Variant Ciz1 is a circulating biomarker for early-stage lung cancer.

There is an unmet need for circulating biomarkers that can detect early-stage lung cancer. Here we show that a variant form of the nuclear matrix-associated DNA replication factor Ciz1 is present in 34/35 lung tumors but not in adjacent tissue, giving rise to stable protein quantifiable by Western blot in less than a microliter of plasma from lung cancer patients. In two independent sets, with 170 and 160 samples, respectively, variant Ciz1 correctly identified patients who had stage 1 lung cancer with clinically useful accuracy. For set 1, mean variant Ciz1 level in individuals without diagnosed tumors established a threshold that correctly classified 98% of small cell lung cancers (SCLC) and non-SCLC patients [receiver operator characteristic area under the curve (AUC) 0.958]. Within set 2, comparison of patients with stage 1 non-SCLC with asymptomatic age-matched smokers or individuals with benign lung nodules correctly classified 95% of patients (AUCs 0.913 and 0.905), with overall specificity of 76% and 71%, respectively. Moreover, using the mean of controls in set 1, we achieved 95% sensitivity among patients with stage 1 non-SCLC patients in set 2 with 74% specificity, demonstrating the robustness of the classification. RNAi-mediated selective depletion of variant Ciz1 is sufficient to restrain the growth of tumor cells that express it, identifying variant Ciz1 as a functionally relevant driver of cell proliferation in vitro and in vivo. The data show that variant Ciz1 is a strong candidate for a cancer-specific single marker capable of identifying early-stage lung cancer within at-risk groups without resort to invasive procedures.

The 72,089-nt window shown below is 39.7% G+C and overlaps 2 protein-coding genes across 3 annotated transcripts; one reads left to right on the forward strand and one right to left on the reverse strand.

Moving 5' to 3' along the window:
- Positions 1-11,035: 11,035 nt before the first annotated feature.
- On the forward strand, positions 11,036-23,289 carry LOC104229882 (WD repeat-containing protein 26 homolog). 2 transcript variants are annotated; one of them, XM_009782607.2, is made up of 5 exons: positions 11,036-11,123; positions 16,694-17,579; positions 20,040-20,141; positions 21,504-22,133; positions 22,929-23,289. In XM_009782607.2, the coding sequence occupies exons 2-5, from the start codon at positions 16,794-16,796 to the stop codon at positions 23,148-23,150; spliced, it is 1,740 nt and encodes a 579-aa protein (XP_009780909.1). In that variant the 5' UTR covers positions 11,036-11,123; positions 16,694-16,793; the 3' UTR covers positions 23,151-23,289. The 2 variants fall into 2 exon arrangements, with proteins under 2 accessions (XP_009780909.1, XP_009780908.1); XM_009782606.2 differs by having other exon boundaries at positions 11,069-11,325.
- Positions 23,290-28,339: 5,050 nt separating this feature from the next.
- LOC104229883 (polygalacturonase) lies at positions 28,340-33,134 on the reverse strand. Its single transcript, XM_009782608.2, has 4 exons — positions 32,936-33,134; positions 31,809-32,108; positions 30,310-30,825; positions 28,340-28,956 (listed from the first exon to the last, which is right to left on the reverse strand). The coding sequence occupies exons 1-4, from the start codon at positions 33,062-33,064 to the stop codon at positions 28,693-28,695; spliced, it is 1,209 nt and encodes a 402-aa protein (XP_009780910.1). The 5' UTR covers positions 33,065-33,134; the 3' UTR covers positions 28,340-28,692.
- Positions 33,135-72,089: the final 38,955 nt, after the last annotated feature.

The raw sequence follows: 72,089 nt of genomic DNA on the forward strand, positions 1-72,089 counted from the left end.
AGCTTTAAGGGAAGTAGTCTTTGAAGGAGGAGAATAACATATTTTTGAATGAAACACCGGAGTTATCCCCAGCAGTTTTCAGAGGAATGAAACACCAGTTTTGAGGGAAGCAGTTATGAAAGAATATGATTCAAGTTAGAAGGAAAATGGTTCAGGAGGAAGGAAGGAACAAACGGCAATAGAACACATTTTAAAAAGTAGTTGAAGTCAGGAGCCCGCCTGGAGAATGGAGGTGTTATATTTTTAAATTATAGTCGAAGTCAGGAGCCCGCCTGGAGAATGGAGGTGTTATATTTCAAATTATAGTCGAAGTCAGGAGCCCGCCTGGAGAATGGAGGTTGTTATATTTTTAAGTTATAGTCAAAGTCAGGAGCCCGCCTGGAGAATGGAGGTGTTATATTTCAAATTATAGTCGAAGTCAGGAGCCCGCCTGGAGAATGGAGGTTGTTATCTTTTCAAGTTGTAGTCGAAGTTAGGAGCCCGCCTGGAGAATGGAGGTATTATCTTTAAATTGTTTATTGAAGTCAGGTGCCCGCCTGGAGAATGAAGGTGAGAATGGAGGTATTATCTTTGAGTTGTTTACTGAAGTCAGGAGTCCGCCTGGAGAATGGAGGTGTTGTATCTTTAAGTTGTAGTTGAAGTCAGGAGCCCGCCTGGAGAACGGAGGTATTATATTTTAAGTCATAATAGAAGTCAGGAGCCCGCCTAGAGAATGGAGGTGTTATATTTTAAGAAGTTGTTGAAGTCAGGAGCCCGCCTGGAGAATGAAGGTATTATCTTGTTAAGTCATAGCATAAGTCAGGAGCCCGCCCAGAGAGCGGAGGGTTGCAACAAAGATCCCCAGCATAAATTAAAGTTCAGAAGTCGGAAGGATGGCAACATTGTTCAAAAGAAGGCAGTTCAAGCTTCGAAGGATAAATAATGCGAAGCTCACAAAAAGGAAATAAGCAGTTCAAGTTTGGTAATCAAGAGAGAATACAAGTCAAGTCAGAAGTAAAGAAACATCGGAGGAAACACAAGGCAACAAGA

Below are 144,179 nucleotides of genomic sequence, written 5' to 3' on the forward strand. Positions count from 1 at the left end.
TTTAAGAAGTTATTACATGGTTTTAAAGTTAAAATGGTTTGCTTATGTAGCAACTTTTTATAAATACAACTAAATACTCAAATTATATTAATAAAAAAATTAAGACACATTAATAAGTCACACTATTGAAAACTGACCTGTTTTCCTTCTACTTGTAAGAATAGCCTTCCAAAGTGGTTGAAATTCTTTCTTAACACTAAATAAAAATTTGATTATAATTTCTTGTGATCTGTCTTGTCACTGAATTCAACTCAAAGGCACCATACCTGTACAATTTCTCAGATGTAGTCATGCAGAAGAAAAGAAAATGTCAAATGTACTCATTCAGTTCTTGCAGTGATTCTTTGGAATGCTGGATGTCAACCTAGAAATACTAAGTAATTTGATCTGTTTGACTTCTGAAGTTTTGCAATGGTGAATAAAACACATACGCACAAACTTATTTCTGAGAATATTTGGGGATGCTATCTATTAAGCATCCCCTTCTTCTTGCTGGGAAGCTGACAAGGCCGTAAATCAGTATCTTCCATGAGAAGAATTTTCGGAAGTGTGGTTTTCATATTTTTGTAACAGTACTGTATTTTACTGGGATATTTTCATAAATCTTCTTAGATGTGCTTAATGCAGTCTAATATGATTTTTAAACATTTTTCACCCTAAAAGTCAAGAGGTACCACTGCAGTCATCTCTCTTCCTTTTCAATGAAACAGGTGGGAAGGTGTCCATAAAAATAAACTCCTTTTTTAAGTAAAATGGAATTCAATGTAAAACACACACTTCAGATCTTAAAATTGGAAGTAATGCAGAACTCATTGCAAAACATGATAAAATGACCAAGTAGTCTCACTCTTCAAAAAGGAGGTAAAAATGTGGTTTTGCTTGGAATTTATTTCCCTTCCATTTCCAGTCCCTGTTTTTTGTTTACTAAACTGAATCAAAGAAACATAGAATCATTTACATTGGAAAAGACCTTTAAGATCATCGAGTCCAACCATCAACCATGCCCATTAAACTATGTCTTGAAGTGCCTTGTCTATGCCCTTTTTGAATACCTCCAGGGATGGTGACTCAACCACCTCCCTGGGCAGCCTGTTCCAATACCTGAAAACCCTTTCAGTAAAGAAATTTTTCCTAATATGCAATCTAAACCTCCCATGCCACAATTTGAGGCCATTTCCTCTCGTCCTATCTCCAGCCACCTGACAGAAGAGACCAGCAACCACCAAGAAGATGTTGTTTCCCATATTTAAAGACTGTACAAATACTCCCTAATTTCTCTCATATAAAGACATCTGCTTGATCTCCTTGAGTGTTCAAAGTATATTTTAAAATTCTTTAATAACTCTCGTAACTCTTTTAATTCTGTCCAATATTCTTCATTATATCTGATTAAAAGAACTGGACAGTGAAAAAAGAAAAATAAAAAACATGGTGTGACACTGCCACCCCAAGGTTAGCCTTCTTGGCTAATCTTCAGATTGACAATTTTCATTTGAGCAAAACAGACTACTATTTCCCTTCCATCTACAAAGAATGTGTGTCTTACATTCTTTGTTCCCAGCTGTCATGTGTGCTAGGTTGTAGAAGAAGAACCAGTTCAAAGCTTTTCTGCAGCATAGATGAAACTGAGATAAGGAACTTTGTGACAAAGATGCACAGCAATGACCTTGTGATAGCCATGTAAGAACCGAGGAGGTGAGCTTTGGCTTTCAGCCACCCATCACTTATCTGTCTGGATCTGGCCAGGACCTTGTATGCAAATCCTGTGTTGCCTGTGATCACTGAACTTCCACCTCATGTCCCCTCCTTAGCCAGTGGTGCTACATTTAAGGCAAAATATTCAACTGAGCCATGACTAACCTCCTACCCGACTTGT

Ainscough JF, Blackhall FH, Coverley D, Higgins G, Pass HI, Rom WN, Roper KM, Watson IJ


Proc. Natl. Acad. Sci. U.S.A., 2012, 109 (45)

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